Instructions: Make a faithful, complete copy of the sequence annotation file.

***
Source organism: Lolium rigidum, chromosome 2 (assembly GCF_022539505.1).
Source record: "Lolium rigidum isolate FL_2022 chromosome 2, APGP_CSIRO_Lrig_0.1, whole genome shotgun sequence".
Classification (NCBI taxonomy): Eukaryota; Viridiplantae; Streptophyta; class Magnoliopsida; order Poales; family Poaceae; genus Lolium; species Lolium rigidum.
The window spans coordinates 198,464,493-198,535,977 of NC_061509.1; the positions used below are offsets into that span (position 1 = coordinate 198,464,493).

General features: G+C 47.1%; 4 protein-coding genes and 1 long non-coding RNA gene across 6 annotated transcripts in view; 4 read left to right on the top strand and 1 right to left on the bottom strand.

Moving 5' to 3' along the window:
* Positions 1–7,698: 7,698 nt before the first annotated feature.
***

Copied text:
Source organism: Lolium rigidum, chromosome 2 (assembly GCF_022539505.1).
Source record: "Lolium rigidum isolate FL_2022 chromosome 2, APGP_CSIRO_Lrig_0.1, whole genome shotgun sequence".
Classification (NCBI taxonomy): Eukaryota; Viridiplantae; Streptophyta; class Magnoliopsida; order Poales; family Poaceae; genus Lolium; species Lolium rigidum.
The window spans coordinates 198,464,493-198,535,977 of NC_061509.1; the positions used below are offsets into that span (position 1 = coordinate 198,464,493).

General features: G+C 47.1%; 4 protein-coding genes and 1 long non-coding RNA gene across 6 annotated transcripts in view; 4 read left to right on the top strand and 1 right to left on the bottom strand.

Moving 5' to 3' along the window:
* Positions 1–7,698: 7,698 nt before the first annotated feature.